The Unveiling Of Becky Shaw
In the sometimes funny, sometimes dramatic play, the story challenges the audience to make a decision
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IF one of the main characters in a major theater production says, “Sometimes lying is the most compassionate thing you can do,” then you know you can expect the unexpected. That’s the beauty of Becky Shaw, the Pulitzer Prize-nominated, Gina Gionfriddo-written play that continues through November 12 at Windy City Playhouse.
It’s a 90-minute-plus experience, characterized by twists and turns in a what’s-next kind of story that showcases an entertaining mix of compelling drama and dark comedy. Playwright Gionfriddo set out to create a play that would captivate the audience, and this one does it.
Becky Shaw actually is a tale of two stories, beginning with the relationship between Suzanna (Amy Rubenstein), a severely depressed 35-year old who’s seeking a Ph.D. in psychology, and Max (Michael Doonan), a by-the books financial expert who was “adopted” at 10 by Suzanna’s parents. After Suzanna’s father dies, the two set up a meeting with Suzanna’s mother (Suzanne Petri) to discuss Suzanna’s father’s estate, but her outspoken, do-as-I-please mother brings her 31-year-old, squandering boy-toy with her, which creates some unexpected and uncomfortable problems.
At the same time, to complicate matters––and muddy the waters even more––Max has more than sisterly feelings for Suzanna and the two have a brief fling before she marries aspiring writer Andrew (Michael Aaron Pogue), a softhearted man she met on a ski trip and one who Max despises for several reasons, including the fact that Andrew inexplicably cries if he’s exposed to pornography.
At first, it appears that the story is really about Suzanna and Max and their relationship until Andrew comes up with the idea to set up Max on a blind date with his friendly, somewhat enigmatic co-worker, Becky Shaw (Carley Cornelius). An odd decision since Becky and Max have nothing really in common. Becky, who’s in a transitional space in her life, has no friends, no family (“I don’t even speak to them.”) and no relationships. She’s needy, has low self-esteem and admits she “took some wrong turns” in her search for love. Even so, Becky knows what she wants, but the way she goes about getting it is what rubs some people the wrong way.
Max quickly recognizes the flaws in the 35-year-old during their initial meeting but––hoping to appease both Andrew and Suzanna––decides to go on the date anyway. Unfortunately, the set up goes badly with both of them experiencing a violent event that’s traumatic for Becky––but less so for Max. It’s the aftermath that further reveals a clingy, emotionally unstable Becky, her view of reality and what she will do for love.
In this production, Rubenstein, founder and artistic director of Windy City Playhouse, decided to come from behind the scenes and return to the stage to again showcase her skills as an actress. “Becky Shaw is exactly the type of play that I wanted to produce when I founded Windy City Playhouse,” Rubenstein says. “It is thought-provoking, insightful and outrageously funny. I also think that our space––utilized in a new configuration that literally positions the audience just inches away from the actors––will make viewers feel as though they are a ‘fly on the wall’ during the performance.”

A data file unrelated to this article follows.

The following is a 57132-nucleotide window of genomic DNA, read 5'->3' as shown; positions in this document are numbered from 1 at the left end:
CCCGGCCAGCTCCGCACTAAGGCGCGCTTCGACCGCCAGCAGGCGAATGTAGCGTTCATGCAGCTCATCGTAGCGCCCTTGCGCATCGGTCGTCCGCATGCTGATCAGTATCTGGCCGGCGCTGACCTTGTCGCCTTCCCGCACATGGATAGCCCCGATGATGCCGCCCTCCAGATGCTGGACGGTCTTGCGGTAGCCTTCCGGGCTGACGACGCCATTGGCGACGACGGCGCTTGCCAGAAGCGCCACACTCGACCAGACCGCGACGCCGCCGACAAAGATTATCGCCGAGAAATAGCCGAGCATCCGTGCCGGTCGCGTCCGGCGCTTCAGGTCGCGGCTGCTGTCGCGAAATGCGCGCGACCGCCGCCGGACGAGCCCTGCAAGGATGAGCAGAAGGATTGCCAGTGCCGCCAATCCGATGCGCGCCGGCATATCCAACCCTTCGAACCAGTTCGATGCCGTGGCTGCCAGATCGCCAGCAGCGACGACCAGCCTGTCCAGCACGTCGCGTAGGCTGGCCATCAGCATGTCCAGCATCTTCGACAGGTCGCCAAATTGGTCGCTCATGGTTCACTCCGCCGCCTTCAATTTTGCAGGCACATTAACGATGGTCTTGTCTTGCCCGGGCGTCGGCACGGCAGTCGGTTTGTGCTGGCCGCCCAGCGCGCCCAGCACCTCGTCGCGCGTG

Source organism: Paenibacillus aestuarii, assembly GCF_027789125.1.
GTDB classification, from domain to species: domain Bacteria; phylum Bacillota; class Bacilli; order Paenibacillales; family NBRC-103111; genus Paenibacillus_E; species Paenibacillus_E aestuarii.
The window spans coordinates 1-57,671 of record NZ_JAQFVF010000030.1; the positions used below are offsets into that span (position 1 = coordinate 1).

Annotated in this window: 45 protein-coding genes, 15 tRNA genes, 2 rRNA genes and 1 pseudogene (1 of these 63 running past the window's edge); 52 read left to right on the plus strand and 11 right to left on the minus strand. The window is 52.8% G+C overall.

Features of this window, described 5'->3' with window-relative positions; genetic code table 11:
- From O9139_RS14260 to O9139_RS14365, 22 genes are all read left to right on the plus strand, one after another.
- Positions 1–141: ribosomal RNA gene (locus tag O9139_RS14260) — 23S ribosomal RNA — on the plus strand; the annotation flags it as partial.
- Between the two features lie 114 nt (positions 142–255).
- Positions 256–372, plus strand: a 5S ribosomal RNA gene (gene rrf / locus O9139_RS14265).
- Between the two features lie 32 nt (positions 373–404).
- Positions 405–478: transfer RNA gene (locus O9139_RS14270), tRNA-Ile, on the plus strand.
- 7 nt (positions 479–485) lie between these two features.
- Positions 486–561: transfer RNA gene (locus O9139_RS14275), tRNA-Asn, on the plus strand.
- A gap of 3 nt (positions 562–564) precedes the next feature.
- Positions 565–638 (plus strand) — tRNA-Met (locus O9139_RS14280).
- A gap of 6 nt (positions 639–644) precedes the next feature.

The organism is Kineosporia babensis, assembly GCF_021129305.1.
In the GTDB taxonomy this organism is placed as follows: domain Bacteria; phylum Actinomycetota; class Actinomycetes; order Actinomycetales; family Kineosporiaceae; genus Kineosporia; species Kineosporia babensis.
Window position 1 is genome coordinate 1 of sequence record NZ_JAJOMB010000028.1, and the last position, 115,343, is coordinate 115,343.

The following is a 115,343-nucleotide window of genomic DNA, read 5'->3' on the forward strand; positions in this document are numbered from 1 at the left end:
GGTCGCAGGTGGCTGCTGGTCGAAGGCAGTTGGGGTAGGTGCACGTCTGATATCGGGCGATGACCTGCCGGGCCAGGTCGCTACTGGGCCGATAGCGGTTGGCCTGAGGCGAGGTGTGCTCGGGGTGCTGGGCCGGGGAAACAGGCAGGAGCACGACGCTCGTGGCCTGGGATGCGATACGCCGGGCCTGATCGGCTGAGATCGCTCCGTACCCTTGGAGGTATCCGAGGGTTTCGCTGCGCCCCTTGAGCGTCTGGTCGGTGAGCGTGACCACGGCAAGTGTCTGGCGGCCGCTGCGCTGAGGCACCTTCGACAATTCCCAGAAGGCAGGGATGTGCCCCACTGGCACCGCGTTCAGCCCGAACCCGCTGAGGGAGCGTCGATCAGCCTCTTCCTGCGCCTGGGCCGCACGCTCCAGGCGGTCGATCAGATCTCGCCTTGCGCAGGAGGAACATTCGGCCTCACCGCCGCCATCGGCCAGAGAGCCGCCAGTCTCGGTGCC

Becky Shaw, directed by Scott Weinstein and scenically designed by Jeffrey D. Kmiec, is one of those shows with content that’s left to individual interpretation. Plus, the cast is one that is equally layered, with no one clearly standing out as either protagonist or antagonist. That was Gionfriddo’s intention, allowing the audience to side with either character based on each audience member’s own personal experiences or codes of morality. Since the show premiered at the Humana Festival of New American Plays in 2008, thousands of theatergoers have been split on who they think is the bad guy in the play. And, projecting their own history on the story, the Windy City Playhouse audiences have been no different. Everybody, it seems, walks away with widely varying points of view on the mercurial Becky Shaw and what the future holds for her.
Michael Aaron Pogue (left to right), Amy Rubenstein, Carley Cornelius and Michael Doonan in Gina Gionfriddo's Becky Shaw at Windy City Playhouse.
The blind date unravels quickly for Becky and Michael, and (below) Becky recounts the traumatic evening for her co-worker and friend, Andrew.
Photo Credit: Michael Brosilow
The performance schedule for Becky Shaw is as follows: Wednesdays and Thursdays at 7:30 p.m., Fridays and Saturdays at 8 p.m., and Sundays at 3 p.m. For a detailed performance schedule, visit WindyCityPlayhouse.com/Becky-Shaw. Tickets for Becky Shaw range from $15-$55—with discounts available for seniors and students—and can be purchased by calling 773-891-8985 or visiting WindyCityPlayhouse.com.